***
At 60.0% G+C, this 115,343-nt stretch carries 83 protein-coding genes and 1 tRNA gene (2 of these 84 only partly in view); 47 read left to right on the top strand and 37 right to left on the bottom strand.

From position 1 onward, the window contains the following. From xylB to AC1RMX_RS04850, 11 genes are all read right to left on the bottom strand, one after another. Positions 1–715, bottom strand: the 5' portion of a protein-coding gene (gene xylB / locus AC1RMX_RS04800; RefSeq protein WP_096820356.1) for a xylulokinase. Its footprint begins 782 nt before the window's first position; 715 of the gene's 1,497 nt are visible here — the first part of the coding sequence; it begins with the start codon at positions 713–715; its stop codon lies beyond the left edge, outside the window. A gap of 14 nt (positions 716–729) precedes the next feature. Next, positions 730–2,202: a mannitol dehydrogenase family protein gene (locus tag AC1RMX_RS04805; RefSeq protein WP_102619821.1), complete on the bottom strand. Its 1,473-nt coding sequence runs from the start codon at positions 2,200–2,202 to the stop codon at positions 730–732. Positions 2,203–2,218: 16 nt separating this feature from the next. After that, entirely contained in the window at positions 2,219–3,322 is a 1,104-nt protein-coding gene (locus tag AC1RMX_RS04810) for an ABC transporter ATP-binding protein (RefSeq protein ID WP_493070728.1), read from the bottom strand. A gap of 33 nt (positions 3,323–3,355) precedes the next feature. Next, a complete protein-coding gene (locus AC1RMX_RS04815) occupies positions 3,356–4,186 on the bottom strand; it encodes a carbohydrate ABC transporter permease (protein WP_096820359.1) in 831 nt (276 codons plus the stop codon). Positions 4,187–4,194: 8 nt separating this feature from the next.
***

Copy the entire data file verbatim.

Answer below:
At 60.0% G+C, this 115,343-nt stretch carries 83 protein-coding genes and 1 tRNA gene (2 of these 84 only partly in view); 47 read left to right on the top strand and 37 right to left on the bottom strand.

From position 1 onward, the window contains the following. From xylB to AC1RMX_RS04850, 11 genes are all read right to left on the bottom strand, one after another. Positions 1–715, bottom strand: the 5' portion of a protein-coding gene (gene xylB / locus AC1RMX_RS04800; RefSeq protein WP_096820356.1) for a xylulokinase. Its footprint begins 782 nt before the window's first position; 715 of the gene's 1,497 nt are visible here — the first part of the coding sequence; it begins with the start codon at positions 713–715; its stop codon lies beyond the left edge, outside the window. A gap of 14 nt (positions 716–729) precedes the next feature. Next, positions 730–2,202: a mannitol dehydrogenase family protein gene (locus tag AC1RMX_RS04805; RefSeq protein WP_102619821.1), complete on the bottom strand. Its 1,473-nt coding sequence runs from the start codon at positions 2,200–2,202 to the stop codon at positions 730–732. Positions 2,203–2,218: 16 nt separating this feature from the next. After that, entirely contained in the window at positions 2,219–3,322 is a 1,104-nt protein-coding gene (locus tag AC1RMX_RS04810) for an ABC transporter ATP-binding protein (RefSeq protein ID WP_493070728.1), read from the bottom strand. A gap of 33 nt (positions 3,323–3,355) precedes the next feature. Next, a complete protein-coding gene (locus AC1RMX_RS04815) occupies positions 3,356–4,186 on the bottom strand; it encodes a carbohydrate ABC transporter permease (protein WP_096820359.1) in 831 nt (276 codons plus the stop codon). Positions 4,187–4,194: 8 nt separating this feature from the next.